What century are we living in?
The news out of our neighbor Idaho has had me wondering this for some time, what with all the medical triaging, book banning and “Handmaid’s Tale”-style running for the borders of Washington and Oregon that has been going on over there lately.
But now Idaho has wormholed itself all the way back to the stagecoach era of the 1860s.
Those sure were the days — if you were a man, anyway.
You may have seen the news that the University of Idaho, located in Moscow on the Washington state border, recently announced that its staff could no longer provide birth control to students — or even talk with their young charges about this rather vital subject in most circumstances.
Why? Because of an Idaho law, first written in the territorial days in 1867, that covers both abortion and contraception and is now apparently back in action due to the U.S. Supreme Court striking down Roe v. Wade last summer.
The antique law says, among other things, that anyone who is not a licensed physician who “publishes any notice or advertisement of any medicine or means … or offers his services … for the prevention of conception,” is guilty of a felony.
“The scope of what is meant by ‘prevention of conception’ … is unclear and untested in the courts,” the University of Idaho’s general counsel wrote in a seven-page memo to all employees last week. “Since violation is considered a felony, we are advising a conservative approach here, that the university not provide standard birth control itself.”
The memo warned that university staff could be fined and fired.
When I went to college, they had bowls of condoms in the counselors’ offices. But that was last century — which is looking positively modern in retrospect. Idaho is leapfrogging back two centuries.
The old law, which legislators updated in 1972, also includes provisions about abortion. So it was effectively considered moot when Roe was decided in 1973. But now that Roe is gone and abortion is illegal once again in Idaho, the law’s been exhumed from the Wild West graveyard.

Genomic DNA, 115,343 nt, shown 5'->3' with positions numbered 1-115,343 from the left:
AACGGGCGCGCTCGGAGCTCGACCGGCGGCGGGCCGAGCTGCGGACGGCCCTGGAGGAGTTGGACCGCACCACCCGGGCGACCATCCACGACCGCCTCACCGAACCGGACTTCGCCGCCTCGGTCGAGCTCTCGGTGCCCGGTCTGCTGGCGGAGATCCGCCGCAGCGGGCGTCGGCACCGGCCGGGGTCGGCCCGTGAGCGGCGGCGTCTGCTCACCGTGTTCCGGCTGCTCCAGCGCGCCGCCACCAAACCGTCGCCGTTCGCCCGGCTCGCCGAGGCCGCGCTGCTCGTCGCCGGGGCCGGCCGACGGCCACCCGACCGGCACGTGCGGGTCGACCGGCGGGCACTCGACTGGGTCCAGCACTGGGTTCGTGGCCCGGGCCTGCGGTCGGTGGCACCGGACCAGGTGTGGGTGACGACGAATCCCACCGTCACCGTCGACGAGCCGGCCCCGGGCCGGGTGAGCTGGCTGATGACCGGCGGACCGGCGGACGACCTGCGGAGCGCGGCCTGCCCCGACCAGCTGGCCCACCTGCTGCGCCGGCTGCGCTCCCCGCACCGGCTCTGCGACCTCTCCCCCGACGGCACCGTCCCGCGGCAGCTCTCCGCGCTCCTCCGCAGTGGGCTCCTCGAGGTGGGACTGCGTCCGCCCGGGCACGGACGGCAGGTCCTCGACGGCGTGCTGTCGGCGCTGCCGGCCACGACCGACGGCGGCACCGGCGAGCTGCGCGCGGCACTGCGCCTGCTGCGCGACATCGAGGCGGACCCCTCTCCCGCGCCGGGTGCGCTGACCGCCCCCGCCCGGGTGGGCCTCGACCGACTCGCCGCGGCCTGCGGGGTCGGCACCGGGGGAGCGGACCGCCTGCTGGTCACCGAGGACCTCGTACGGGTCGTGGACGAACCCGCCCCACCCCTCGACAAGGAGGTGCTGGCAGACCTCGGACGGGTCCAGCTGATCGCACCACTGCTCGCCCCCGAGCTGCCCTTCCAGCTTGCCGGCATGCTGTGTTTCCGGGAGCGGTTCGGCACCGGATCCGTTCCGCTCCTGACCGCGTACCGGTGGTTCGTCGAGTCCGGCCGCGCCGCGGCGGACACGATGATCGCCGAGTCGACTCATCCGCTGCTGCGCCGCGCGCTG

The university is particularly skittish because Idaho also passed a law in 2021 dictating that no public funds could be used to refer people to abortion providers, or even counsel them on the issue. Because the contraception language quoted above is intermixed with an abortion code, the university has decided that its own staffers also can’t talk about birth control.
Students would have to go to licensed health care providers that don’t use public funds.
In the weirdest parsing, the memo says condoms could possibly be provided to students, but only if they are advertised as being for the prevention of disease. If students are told they are for preventing pregnancy — that would constitute a felony.
Obviously this is all ridiculous. It’s 2022 — isn’t it?
I guess just as Wazzu students have historically made exciting liquor runs into Idaho, Idaho students could start a tradition of making exhilarating birth control dashes over to Pullman.
“I’m afraid it’s going to scare people from going to school here,” a former faculty member of the University of Idaho’s College of Law told The Associated Press.
It’s worse than that, women’s health providers said.
“The University of Idaho’s announcement is the canary in the coal mine — an early sign of the larger, coordinated effort to attack birth control access,” said Rebecca Gibron, CEO of Planned Parenthood Great Northwest.
At least one Supreme Court Justice, Clarence Thomas, vowed to go after the right to contraception next. So this isn’t an idle concern.
I keep focusing on Idaho because anytime it does something retrograde, its patients flee to Washington for care. It happened during COVID and it’s happening now with abortion. But Idaho’s not the only state going all medieval. Last week, a law dated to the 1860s that banned all abortions was revived by a judge in Arizona.
Summed up EJ Montini, columnist for The Arizona Republic: “The Republicans who control the state Legislature finally have the women of Arizona right where they want them: In 1864.”
These laws were written a half-century before women were allowed to vote.
Some people warned that canceling a constitutional right in sweeping fashion would cause mayhem. The three justices in the dissent described how there would likely be upheaval around the country about what to do in cases of rape, incest, ectopic pregnancies, morning-after pills, IUDs, in vitro fertilization, and so on. Legally speaking, the nation — mostly its women, but also its health professionals — would be suddenly yanked decades backward in time.
That was only three months ago. All of it has come to pass, already.
“The majority’s refusal even to consider the life-altering consequences of reversing Roe … is a stunning indictment,” they wrote.
I’ve never been a fan of term limits, because I’ve always been a believer in the power of democracy to hit the reset button. To lurch, in fits and starts, in the general direction of progress. To clear out periodically what’s accreted in our politics: the old laws, old justices, old politicians, old men.
But when you find yourself repeatedly wondering “what century are we living in,” maybe it’s time to reconsider.